Control Charts: Subgroup Size Matters

Minitab Blog Editor | 08 February, 2012

Topics: Control Charts, Manufacturing, Services, Healthcare, Quality Improvement

Variation is everywhere. It’s in your daily commute to work, it’s in the amount of caffeine you drink every day, in the number of e-mails that arrive in your inbox, etc. Whether you’re monitoring something as ordinary as caffeine consumption or something more important like a multi-million dollar manufacturing process, you can use one simple tool to monitor variation and determine whether the variation you’re seeing is due to natural random fluctuation or if your process is out of control due to some special cause.

The tool I’m referring to is the all-powerful control chart.

Now here's where it starts to get interesting...have you ever seen a control chart that looks like this?


At first glance, this process looks great—it’s in control. But looks can be deceiving. Do you see how the points, especially on the upper Xbar chart, are hugging the center line? Rather than having a beautiful stable process, what we instead have here are control limits that are too wide for the data, which means they will rarely signal an out-of-control situation.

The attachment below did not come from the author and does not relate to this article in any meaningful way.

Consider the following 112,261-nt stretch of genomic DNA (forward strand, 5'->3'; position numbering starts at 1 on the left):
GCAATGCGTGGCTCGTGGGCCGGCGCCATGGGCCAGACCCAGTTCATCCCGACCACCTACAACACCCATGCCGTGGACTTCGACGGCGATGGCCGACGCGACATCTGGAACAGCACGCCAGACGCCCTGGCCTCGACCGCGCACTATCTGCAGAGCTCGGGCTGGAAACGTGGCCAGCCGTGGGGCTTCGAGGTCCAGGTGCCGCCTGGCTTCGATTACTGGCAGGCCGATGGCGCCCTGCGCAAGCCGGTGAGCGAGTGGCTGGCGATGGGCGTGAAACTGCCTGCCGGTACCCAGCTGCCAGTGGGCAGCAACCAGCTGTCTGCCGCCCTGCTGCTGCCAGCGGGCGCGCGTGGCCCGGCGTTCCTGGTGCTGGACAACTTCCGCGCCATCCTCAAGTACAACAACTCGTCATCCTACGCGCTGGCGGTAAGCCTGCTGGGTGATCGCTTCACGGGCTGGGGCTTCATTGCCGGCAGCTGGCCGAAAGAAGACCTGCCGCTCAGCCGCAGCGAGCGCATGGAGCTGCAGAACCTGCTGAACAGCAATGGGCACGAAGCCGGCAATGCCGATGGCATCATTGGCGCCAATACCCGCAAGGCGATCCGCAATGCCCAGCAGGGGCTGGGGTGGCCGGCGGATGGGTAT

What could be causing this to happen? The answer is subgroup size. After some investigation, I discovered that this control chart had been created using a subgroup size of 5 when in fact the data were collected one measurement at a time. Therefore, an I-MR chart should have been used instead of an Xbar-R chart, since I-MR charts are for subgroup sizes of 1 and Xbar-R charts are for subgroup sizes greater than 1 (and typically less than 9 or 10).

If we instead use the real subgroup size reflective of how we collected the data, here is what we see:

I-MR Chart

This process is in fact out of control, a fact that we would have missed using a subgroup size of 5.

The moral of the story?  The subgroup size you specify in Minitab Statistical Software must reflect how the data were collected.  Any old number will not do. Statistically speaking, this will ensure that your subgroups represent only common cause variation, or rather, the variation that naturally occurs in the process.

Got Minitab? If so, use the Assistant to easily catch bungles such as this one.